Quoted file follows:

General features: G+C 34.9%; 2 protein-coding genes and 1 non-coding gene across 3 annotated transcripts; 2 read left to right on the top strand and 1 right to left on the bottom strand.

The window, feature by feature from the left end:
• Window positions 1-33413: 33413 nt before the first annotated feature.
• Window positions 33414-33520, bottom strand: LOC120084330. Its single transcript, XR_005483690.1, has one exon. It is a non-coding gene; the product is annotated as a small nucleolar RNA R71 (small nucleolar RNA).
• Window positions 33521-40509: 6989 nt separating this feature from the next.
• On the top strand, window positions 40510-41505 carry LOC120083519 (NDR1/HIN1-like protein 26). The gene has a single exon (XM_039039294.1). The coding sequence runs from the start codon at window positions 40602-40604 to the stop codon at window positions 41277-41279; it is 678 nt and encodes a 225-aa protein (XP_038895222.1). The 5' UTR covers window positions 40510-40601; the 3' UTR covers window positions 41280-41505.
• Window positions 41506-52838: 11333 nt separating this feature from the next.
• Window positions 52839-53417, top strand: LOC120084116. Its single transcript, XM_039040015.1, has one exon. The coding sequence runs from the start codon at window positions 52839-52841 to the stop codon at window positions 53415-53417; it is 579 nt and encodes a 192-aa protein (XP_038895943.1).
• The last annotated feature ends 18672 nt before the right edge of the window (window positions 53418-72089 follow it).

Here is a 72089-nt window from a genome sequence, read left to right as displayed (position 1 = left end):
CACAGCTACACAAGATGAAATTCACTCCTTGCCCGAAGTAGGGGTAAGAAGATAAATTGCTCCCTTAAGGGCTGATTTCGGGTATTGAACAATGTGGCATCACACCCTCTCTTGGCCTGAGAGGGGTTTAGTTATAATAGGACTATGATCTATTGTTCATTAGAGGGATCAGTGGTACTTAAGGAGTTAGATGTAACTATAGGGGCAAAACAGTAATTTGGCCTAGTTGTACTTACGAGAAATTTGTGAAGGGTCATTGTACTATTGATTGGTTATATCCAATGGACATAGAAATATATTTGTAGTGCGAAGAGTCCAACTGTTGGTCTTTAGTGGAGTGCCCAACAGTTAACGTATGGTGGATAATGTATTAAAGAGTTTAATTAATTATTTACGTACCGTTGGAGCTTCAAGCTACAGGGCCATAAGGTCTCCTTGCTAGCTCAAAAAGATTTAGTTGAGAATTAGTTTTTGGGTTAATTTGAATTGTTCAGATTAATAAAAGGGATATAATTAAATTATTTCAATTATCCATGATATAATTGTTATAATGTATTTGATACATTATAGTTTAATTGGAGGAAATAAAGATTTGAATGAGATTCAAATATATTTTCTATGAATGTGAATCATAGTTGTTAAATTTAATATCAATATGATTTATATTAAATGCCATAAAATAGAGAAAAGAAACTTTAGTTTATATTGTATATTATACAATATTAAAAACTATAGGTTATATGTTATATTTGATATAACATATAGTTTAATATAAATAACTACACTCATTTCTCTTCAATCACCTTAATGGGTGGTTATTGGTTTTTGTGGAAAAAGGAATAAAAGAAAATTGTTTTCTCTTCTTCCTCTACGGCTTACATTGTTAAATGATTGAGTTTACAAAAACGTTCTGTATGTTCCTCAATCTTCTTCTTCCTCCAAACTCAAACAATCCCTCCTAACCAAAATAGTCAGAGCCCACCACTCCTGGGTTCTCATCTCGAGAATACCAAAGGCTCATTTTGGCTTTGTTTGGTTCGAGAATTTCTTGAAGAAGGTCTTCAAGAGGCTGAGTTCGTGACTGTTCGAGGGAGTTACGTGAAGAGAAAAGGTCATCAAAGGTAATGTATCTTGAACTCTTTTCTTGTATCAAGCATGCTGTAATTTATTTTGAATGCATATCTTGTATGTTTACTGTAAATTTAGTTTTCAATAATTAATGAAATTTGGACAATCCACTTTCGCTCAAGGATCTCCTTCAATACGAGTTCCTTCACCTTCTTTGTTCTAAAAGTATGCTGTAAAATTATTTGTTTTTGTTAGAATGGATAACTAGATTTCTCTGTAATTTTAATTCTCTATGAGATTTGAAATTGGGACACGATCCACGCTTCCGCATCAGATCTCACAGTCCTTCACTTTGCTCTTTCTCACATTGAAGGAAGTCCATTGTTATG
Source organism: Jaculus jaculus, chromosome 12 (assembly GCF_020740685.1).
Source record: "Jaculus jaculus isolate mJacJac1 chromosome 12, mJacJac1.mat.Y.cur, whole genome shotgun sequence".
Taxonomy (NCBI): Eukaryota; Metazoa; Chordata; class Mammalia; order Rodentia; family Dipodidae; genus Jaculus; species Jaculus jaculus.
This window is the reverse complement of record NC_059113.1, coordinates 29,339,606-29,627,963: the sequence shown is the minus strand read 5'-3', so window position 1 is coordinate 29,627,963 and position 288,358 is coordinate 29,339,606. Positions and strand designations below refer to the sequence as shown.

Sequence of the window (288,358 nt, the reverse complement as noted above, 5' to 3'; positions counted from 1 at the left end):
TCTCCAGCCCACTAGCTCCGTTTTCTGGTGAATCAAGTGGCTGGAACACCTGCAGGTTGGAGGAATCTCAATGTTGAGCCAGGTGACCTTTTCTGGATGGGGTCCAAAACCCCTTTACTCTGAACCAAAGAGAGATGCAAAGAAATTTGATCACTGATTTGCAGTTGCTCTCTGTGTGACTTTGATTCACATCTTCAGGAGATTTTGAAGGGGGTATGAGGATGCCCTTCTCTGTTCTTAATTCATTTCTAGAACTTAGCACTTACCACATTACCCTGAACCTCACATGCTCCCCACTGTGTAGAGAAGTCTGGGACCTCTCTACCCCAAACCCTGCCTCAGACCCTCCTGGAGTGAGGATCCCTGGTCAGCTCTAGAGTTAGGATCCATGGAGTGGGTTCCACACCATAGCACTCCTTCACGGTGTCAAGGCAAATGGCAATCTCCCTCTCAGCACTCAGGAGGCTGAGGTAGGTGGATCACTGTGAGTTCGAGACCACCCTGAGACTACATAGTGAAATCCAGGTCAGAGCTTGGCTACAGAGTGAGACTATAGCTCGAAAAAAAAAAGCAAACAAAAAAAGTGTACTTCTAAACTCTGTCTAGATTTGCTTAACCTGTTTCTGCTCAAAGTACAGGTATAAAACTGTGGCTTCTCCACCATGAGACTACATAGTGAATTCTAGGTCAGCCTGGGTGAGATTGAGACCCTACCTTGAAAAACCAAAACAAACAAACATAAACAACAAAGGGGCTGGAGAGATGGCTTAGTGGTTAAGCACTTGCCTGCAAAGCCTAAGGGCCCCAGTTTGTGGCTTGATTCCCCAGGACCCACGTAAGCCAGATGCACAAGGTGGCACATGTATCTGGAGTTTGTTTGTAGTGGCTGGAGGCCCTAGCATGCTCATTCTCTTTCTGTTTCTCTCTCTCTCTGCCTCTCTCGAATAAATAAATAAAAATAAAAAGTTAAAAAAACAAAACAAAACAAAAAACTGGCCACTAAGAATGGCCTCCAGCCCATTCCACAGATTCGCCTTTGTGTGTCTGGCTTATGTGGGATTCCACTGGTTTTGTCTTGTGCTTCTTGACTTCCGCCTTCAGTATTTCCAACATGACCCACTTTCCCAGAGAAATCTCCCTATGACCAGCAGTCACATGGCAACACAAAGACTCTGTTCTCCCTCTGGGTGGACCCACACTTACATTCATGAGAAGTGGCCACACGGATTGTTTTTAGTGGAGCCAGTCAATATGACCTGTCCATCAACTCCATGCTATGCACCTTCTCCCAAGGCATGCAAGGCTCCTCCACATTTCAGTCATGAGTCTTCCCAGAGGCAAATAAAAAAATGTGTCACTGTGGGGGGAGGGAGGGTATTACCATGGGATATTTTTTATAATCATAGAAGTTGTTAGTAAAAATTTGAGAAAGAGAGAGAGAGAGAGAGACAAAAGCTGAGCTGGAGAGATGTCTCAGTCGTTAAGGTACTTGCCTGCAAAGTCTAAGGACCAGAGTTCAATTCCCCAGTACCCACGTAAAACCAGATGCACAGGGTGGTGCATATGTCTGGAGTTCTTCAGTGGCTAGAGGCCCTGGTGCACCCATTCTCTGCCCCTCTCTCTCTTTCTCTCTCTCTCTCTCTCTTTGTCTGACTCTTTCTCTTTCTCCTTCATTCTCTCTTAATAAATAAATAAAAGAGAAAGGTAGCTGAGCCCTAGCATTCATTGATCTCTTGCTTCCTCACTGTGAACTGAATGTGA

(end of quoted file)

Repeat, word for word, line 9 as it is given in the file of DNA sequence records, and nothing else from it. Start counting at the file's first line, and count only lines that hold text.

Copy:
• The last annotated feature ends 18672 nt before the right edge of the window (window positions 53418-72089 follow it).